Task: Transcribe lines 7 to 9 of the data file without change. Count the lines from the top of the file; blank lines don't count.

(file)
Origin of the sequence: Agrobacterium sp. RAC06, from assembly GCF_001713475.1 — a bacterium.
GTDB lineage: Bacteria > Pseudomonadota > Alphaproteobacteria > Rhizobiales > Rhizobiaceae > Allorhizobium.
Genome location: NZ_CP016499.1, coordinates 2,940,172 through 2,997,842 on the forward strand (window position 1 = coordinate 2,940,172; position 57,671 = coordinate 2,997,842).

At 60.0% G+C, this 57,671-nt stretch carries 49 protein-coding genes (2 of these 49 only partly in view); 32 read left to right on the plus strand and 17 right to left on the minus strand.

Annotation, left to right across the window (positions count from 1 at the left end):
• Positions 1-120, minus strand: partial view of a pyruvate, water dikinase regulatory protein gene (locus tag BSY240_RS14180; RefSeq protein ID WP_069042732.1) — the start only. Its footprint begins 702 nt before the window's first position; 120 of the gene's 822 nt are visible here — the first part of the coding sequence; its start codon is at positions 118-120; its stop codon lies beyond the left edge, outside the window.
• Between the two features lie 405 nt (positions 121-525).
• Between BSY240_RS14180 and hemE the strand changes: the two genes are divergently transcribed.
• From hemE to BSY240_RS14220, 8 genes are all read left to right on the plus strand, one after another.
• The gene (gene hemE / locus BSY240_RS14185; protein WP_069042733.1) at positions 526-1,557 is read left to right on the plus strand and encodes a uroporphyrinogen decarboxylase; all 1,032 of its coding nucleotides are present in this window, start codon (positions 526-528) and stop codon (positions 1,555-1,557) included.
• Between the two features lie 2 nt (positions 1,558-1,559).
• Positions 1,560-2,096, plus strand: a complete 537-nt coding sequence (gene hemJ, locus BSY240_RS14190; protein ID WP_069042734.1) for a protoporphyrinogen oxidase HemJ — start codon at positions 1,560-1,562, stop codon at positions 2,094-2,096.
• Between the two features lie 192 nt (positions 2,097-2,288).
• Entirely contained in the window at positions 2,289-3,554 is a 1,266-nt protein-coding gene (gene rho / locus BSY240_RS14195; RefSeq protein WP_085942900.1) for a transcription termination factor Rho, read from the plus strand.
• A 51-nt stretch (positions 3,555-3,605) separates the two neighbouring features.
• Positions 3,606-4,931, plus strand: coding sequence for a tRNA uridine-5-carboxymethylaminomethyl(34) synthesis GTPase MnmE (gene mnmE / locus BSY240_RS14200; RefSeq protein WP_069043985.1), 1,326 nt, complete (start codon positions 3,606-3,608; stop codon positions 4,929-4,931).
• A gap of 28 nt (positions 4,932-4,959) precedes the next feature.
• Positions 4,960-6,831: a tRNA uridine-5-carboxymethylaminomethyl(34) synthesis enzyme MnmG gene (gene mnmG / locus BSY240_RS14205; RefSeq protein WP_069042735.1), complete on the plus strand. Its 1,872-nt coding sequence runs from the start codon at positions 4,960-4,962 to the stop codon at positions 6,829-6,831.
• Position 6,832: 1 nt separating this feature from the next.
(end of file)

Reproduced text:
• Between the two features lie 405 nt (positions 121-525).
• Between BSY240_RS14180 and hemE the strand changes: the two genes are divergently transcribed.
• From hemE to BSY240_RS14220, 8 genes are all read left to right on the plus strand, one after another.